9 -- A→C; 1316→M
10 -- (m)(t2)→am
11 -- a→m
12 -- (m)(t2)→am
13 -- 2418+a→a
14 -- a→m; select B2
15 -- (m)(b2)→am
16 -- a→m
17 -- (m)(b2)→am
18 -- a+c→a
19 -- a→c; 3687→m; select T2
20 -- (m)(t2)→am
21 -- a+c→a
22 -- a→c; 233→m; select Z2
23 -- (m)(z2)→am
24 -- a+c→a
25 -- a+c→a
26 -- a+(-930)→a
27 -- a→c; 3190→m; select C
28 -- (m)(c)→am
29 -- a→output
During routine 0, the coefficient 2892 is coupled into "M" register 62 from storage 34, and the value of B2 for a selected position is coupled by variable selector 30 through adder 56 into "A" register 58.
During routine 1, the contents of the "A" and "M" registers are multiplied, whereupon AM, the combined outputs of the "A" and "M" registers at the end of the routine, comprise the binary form of 2892 B2.
During routine 2, the output of "A" register 58, comprising a close approximation of 2892 B2, is coupled into "M" register 62, and during routine 3 the contents of the "A" and "M" registers are again multiplied, whereupon AM equals 2892 B2 2, one of the terms of Equation 3.
During routine 4 the output of "A" register 58, closely approximating 2892 B2 2, is shifted into temporary storage register 40, the coefficient 1202 is shifted into "M" register 62, and a value of T2 is shifted into "A" shift register 58.
During routines 5 and 6, the term 1202 T2 of Equation 3 is calculated, and added to the previously derived term, 2892 B2 2.
In like manner, routines 7-29 successively calculate the remainder of Equation 3, the output of "A" register 58 at the conclusion of the sequence comprising the sound velocity C2 of the selected position.
By providing storage 66 with an alternative sequence of routines, DSVC 22 may calculate C2 according to an alternative function of conductivity, termperature, and depth.
Obviously, many modifications and variations of the present invention are possible in the light of the above teachings, and, it is therefore understood the invention may be practiced otherwise than as specifically described.
|Cited Patent||Filing date||Publication date||Applicant||Title|
|US2758663 *||Mar 21, 1955||Aug 14, 1956||Snavely Benjamin L||Sound velocity measuring system|
|US3441901 *||Aug 21, 1967||Apr 29, 1969||Us Navy||System for measuring sound velocity in water as a function of depth|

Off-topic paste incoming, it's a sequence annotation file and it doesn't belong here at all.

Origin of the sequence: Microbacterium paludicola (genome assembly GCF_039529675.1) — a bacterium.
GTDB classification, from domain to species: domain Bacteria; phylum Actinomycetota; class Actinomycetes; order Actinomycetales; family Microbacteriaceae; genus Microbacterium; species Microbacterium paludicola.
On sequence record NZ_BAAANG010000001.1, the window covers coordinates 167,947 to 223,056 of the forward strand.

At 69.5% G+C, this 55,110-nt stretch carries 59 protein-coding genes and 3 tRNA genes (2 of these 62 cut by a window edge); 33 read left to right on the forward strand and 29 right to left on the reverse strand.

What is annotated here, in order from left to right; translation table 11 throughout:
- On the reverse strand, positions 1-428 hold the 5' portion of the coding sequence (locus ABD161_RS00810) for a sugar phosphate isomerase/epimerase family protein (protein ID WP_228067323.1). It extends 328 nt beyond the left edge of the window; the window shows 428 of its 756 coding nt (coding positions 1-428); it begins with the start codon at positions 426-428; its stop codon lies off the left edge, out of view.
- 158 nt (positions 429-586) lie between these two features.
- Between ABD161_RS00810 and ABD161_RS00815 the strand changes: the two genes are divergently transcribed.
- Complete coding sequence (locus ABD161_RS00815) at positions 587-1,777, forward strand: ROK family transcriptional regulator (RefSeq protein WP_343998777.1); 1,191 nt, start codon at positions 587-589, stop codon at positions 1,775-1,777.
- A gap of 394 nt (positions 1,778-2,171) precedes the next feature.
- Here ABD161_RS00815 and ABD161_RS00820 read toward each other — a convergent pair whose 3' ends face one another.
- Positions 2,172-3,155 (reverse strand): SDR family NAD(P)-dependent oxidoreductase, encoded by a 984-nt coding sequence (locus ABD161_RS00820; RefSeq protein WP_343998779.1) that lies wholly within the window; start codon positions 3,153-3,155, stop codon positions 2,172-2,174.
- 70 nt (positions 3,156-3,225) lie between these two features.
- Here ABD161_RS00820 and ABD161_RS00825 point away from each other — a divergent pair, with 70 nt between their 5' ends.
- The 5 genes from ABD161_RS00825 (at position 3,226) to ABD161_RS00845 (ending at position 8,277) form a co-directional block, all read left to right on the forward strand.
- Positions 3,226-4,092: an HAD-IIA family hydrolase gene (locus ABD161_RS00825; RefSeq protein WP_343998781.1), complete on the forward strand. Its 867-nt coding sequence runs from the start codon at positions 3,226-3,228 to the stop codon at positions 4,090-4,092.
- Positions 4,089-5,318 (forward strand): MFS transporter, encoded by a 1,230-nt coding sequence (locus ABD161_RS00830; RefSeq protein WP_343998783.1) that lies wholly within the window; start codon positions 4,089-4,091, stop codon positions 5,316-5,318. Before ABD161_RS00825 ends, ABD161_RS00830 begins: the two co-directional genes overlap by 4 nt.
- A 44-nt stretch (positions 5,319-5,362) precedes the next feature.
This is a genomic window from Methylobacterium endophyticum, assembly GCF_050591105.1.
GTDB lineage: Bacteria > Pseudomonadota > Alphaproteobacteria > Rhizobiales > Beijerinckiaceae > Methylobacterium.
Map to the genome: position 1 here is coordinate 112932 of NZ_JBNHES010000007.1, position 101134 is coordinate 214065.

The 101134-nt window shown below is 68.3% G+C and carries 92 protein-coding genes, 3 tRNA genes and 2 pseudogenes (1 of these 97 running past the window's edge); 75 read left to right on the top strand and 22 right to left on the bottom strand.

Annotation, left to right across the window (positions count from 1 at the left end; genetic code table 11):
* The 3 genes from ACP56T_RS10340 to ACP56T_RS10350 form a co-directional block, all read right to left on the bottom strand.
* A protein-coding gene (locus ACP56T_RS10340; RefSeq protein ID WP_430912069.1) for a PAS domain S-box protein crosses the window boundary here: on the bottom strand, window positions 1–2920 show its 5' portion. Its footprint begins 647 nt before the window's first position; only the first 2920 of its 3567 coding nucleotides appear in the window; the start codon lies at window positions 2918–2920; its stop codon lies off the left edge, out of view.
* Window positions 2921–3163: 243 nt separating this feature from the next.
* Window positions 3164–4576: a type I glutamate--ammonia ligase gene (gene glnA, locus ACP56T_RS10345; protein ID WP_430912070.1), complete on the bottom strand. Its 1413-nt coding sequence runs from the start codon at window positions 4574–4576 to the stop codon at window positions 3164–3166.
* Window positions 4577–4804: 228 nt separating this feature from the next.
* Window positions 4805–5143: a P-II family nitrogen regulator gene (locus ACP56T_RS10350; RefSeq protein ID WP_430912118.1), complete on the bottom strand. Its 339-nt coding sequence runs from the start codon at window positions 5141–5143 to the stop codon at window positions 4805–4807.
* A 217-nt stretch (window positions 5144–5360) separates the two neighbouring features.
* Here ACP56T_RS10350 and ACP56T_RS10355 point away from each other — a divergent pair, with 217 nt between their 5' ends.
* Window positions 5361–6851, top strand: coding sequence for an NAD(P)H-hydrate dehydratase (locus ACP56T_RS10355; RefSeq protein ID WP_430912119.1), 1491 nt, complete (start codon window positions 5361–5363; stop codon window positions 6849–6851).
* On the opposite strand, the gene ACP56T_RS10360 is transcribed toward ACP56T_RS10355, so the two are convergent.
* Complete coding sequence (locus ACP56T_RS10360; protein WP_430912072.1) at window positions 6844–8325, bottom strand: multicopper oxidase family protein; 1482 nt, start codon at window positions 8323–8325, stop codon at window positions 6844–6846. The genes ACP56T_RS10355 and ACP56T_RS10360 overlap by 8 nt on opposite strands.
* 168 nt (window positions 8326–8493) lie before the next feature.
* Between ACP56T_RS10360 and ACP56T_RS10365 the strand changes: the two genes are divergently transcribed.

|1||*||Brown, R. K., "Measurement of the Velocity of Sound in the Ocean", J. Acoust. Soc. Am., vol. 26, No. 1, pp. 64-67, Jan. 1954.|
|2||*||Holbrook, G. W. et al., "A High Sensitivity Underwater Sound Velocity Meter", Dig. of Tech. Papers of 1970, IEEE Conf. on Eng. In Ocean Environ.", Sep. 1970, pp. 14-16.|
|3||*||Lacy, L. L. et al., "Measurements of Ultrasonic Velocities using a Digital Averaging Technique", J. Acoust. Soc. Am., vol. 52, No. 1 (Part 2) Jul. 1972, pp. 189-195.|
|4||*||Mackenzie, K. V., A Decade of Experience with Velocimeters, J. Acoust. Soc. Am., vol. 50, No. 5, pp. 1321-1333, Mar. 1971.|
|5||*||Stephenson, E. B., "Velocity of Sound in Sea Water", The Physical Review, S.S. vol. 21, No. 2, Feb. 1923.|
|6||*||Wilson, W. D., "Equation for the Speed of Sound in Sea Water", J. Acoust. c. Am., vol. 32, No. 10, p. 1357; Oct. 1960.|
|7||*||Wilson, W. D., "Extrapulation of the Equation for the Speed of Sound in Sea Water", J. Acoust. Soc. Am., vol. 34, No. 6, p. 866, Jun. 1962.|
|8||*||Wilson, W. D.; "Speed of Sound in Sea Water as a Function of Temperature, Pressure, and Salinity", J. Acoust. Soc. Am., vol. 32, No. 6, pp. 641-644, Jun. 1960.|
|Citing Patent||Filing date||Publication date||Applicant||Title|
|US4280183 *||Jul 30, 1979||Jul 21, 1981||S.S.O.S. Sub Sea Oil Services S.P.A.||Gas analyzer|
|US4357672 *||Jul 30, 1980||Nov 2, 1982||Science Accessories Corporation||Distance ranging apparatus and method|
|US5608689 *||Jun 2, 1995||Mar 4, 1997||Seabeam Instruments Inc.||Sound velocity profile signal processing system and method for use in sonar systems|
|US6771563 *||Mar 20, 2000||Aug 3, 2004||Bernard Francois||Apparatus for deploying a load to an underwater target position with enhanced accuracy and a method to control such apparatus|
|US7173880||Jun 25, 2004||Feb 6, 2007||Think!Global B.V.||Arrangement with an acoustic array with a sound velocity meter|
|US7277359||Dec 28, 2006||Oct 2, 2007||Think! Global B.V.||Navigation processor, a system comprising such a navigation processor and a method of controlling an underwater system by such a navigation processor|
|US9140814||May 28, 2009||Sep 22, 2015||Westerngeco L.L.C.||System and method of using autonomous underwater vehicle to facilitate seismic data acquisition|
|US9207348 *||Sep 13, 2010||Dec 8, 2015||Westerngeco L.L.C||Collision avoidance for instrumented probes deployed from a seismic vessel|
|US20040233784 *||Jun 25, 2004||Nov 25, 2004||Francois Bernard||Arrangement with an acoustic array with a sound velocity meter|
|US20070104031 *||Dec 28, 2006||May 10, 2007||Think! Global B.V.||Navigation processor, a system comprising such a navigation processor and a method of controlling an underwater system by such a navigation processor|
|US20100302901 *||May 28, 2009||Dec 2, 2010||Welker Kenneth E||System and method of using autonomous underwater vehicle to facilitate seismic data acquisition|
|US20120020185 *||Sep 13, 2010||Jan 26, 2012||Welker Kenneth E||Collision Avoidance for Instrumented Probes Deployed From a Seismic Vessel|
|EP2137059A1 *||Feb 26, 2008||Dec 30, 2009||Argus Remote System As||Method and device for survey of sea floor|
|EP2137059A4 *||Feb 26, 2008||Aug 29, 2012||Argus Remote System As||Method and device for survey of sea floor|
|WO1982000526A1 *||Jul 27, 1981||Feb 18, 1982||Accessories Corp Science||Distance ranging apparatus and method|
|U.S. Classification||73/170.29, 73/645|